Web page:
LONG-TERM CARE PLANNING

According to the U.S. Department of Health and Human Resources, someone turning age 65 has almost a 70% chance of experiencing a long-term care event in their remaining years. No one enjoys considering the possibility of spending time in a nursing home. But planning is essential because an extended nursing home stay can wipe out a family's life savings. 

Nursing Home Costs

The cost of a nursing home stay depends on the city, level of care, and length of the visit. Georgia nursing homes cost an average of $6,175 per month, per person. Based on these numbers, a married couple in the nursing home can expect to pay over $12,000 per month. 

Unless you have a long-term care insurance policy, you must pay for these costs yourself. When you have less than $2,000, you can qualify for Medicaid to pay for the nursing home. Alternatively, you can plan ahead. Work with an experienced attorney when developing a long-term care plan.

MEDICAID PLANNING

You can protect your assets while simultaneously qualifying for Medicaid coverage to pay for long-term care expenses. Every Medicaid applicant's situation is unique. Also, Medicaid eligibility rules change every few years, making it increasingly difficult to protect your assets and qualify for Medicaid. Work with an experienced Georgia estate planning attorney when developing a long-term care plan.

You can protect your assets while simultaneously qualifying for Medicaid using one (or a combination) of the following methods:

OWNING EXEMPT ASSETS

A Georgia Medicaid applicant can have no more than $2,000 of “countable resources” if the applicant is single, $3,000 if the applicant is married and the spouse is also in a nursing home, or $123,600 if one spouse remains in the community. By transferring countable assets into non-countable assets, you can qualify for Medicaid.

Countable assets include (but are not limited to) cash, bank accounts, certificates of deposits, IRAs, 401(k)’s, stocks, bonds, lump sum annuities, cash value in life insurance policies, homes valued at less than $560,000 each, real estate other than your primary residence, business interests, and assets that can be converted to cash.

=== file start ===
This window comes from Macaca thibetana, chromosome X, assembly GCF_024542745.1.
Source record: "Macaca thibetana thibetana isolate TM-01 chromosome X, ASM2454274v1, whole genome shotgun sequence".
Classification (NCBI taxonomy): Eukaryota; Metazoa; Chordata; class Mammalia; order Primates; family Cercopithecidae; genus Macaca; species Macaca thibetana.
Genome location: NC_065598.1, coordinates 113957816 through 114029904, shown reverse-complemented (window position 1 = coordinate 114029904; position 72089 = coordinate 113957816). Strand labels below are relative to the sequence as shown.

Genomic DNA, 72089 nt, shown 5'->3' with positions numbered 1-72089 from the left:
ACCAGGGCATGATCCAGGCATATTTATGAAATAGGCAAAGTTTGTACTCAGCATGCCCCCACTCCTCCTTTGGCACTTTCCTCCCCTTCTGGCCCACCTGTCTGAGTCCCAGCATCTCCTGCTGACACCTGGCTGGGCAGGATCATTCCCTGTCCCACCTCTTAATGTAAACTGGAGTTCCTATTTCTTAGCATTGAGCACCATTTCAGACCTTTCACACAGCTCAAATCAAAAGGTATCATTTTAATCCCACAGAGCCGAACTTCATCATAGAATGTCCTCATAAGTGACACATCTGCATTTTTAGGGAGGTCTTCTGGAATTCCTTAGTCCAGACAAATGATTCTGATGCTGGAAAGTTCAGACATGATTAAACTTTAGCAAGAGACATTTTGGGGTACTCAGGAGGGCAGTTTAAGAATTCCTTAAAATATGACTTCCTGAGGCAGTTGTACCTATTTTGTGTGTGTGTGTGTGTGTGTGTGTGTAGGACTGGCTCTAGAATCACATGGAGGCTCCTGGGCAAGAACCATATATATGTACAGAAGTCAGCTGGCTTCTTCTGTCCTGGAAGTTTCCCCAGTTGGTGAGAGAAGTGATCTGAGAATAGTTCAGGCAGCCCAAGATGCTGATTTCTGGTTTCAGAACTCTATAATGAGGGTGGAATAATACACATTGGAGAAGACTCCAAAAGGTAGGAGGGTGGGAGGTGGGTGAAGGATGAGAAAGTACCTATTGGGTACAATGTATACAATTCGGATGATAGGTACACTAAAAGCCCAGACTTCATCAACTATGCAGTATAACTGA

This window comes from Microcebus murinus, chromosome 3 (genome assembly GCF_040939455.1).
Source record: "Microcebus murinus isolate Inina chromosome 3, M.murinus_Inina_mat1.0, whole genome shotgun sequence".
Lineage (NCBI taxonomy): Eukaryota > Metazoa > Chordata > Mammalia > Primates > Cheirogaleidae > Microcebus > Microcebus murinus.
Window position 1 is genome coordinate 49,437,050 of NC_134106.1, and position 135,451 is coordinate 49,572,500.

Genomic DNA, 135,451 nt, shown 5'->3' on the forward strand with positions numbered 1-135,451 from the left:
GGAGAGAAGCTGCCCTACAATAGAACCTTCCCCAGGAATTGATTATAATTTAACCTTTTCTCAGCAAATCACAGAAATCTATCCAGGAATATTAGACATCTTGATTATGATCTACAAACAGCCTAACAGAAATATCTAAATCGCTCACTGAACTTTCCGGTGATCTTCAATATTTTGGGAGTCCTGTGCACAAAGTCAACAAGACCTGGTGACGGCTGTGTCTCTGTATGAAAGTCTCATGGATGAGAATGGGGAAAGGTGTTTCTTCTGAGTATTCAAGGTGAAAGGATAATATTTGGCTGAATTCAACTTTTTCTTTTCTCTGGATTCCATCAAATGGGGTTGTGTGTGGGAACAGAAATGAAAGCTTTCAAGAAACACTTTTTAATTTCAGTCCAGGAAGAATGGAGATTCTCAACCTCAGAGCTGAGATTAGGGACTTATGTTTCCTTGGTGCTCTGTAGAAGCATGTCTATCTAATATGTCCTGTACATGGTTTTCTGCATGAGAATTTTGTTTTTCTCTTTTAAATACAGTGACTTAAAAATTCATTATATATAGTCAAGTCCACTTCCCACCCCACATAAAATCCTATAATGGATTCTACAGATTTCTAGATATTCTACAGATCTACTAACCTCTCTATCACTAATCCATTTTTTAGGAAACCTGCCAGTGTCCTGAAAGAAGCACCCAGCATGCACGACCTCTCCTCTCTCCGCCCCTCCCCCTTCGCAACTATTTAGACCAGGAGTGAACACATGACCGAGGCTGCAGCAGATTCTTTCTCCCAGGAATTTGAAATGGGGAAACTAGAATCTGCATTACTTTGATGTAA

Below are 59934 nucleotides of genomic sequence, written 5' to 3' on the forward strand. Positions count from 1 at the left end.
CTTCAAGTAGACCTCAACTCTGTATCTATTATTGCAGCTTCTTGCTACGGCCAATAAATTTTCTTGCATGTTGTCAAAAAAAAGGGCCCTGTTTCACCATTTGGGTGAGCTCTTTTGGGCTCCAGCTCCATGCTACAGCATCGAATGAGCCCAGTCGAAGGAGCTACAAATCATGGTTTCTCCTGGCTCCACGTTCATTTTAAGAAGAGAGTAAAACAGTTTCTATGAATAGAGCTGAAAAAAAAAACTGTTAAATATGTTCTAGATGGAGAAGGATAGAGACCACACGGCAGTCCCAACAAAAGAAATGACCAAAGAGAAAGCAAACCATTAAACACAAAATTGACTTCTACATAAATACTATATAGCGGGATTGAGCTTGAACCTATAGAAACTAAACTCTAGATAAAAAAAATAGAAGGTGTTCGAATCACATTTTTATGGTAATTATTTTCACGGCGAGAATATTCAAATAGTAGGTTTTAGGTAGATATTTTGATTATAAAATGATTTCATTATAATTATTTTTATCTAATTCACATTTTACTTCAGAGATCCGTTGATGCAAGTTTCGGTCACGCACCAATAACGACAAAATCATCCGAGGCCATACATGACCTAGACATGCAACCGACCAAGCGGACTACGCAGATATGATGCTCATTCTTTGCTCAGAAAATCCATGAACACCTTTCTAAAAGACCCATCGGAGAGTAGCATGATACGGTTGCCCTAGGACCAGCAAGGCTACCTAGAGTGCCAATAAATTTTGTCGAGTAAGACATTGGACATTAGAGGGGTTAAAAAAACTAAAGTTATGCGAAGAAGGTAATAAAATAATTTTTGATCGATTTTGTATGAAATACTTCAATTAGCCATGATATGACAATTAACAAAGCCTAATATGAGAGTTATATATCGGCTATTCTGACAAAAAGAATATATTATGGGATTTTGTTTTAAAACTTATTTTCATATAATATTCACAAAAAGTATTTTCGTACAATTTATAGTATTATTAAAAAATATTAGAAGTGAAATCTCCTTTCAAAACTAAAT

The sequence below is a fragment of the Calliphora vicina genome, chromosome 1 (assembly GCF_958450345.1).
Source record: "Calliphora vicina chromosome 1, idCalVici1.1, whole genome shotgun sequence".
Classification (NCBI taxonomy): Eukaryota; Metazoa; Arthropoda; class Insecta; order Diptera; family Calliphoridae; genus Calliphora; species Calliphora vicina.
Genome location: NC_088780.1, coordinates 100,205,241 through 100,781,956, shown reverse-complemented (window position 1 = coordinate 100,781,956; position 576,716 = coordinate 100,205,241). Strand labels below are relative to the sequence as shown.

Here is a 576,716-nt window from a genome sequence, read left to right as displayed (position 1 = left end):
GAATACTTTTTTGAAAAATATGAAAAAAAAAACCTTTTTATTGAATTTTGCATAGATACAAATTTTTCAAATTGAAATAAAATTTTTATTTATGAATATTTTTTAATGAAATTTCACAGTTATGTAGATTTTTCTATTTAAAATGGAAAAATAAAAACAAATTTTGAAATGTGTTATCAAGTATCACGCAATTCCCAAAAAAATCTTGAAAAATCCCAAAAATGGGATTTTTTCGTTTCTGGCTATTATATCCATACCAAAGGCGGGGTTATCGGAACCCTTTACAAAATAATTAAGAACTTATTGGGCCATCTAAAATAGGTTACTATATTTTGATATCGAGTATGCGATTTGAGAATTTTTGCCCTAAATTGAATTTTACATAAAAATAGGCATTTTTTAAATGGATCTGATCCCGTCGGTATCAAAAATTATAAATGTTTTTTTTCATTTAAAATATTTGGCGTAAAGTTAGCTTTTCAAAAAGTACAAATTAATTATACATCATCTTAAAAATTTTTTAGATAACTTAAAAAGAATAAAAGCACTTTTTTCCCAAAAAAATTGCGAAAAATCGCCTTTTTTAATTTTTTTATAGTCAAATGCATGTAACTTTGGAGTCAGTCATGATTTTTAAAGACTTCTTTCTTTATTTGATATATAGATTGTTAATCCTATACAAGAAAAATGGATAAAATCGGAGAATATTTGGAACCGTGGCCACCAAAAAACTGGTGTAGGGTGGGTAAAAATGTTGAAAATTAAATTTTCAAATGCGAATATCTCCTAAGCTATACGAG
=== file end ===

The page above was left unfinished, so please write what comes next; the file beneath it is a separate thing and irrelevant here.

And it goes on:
GIFTS

The IRS allows you to give up to $15,000 per person per year free of gift tax (as of 2018). If both spouses join in the gift, you can give up to $30,000 per person a year, gift tax‐free. 

But while the IRS allows gifts up to $15,000 per person per year free of gift tax, Medicaid applies a transfer penalty for gifts or transfers made within five years. Any transfer during this period disqualifies the applicant for Medicaid until the penalty period expires. 

Second, remember that things don't always go as planned. Some give money to their children with the expectation that the children will hold it for the parent's benefit. Outright gifts are vulnerable to the child’s poor financial decisions, divorce proceedings, lawsuits, and creditor claims. Furthermore, if the child passes away first, it leaves the parent stuck trying to retrieve the money from the child's heirs.

IRREVOCABLE LIVING TRUST

Transferring your assets to an Irrevocable Living Trust exempts those assets from Medicaid Estate Recovery. This type of Trust also allows you to maintain more control over those assets than if you gifted them during your lifetime. The Irrevocable Living Trust also avoids certain taxes, such as the capital gains tax, by allowing your beneficiaries to inherit from you. 

Irrevocable Living Trusts are a popular Medicaid Planning tool. You can protect your assets by transferring your countable resources out of your name into this type of Trust at least 5 years before you go into a nursing home.

To learn more about the Irrevocable Living Trust or any of these Medicaid techniques, contact an estate planning attorney from our office today. 

To learn more about the Irrevocable Living Trust or any of these Medicaid techniques, contact an estate planning attorney from our office today.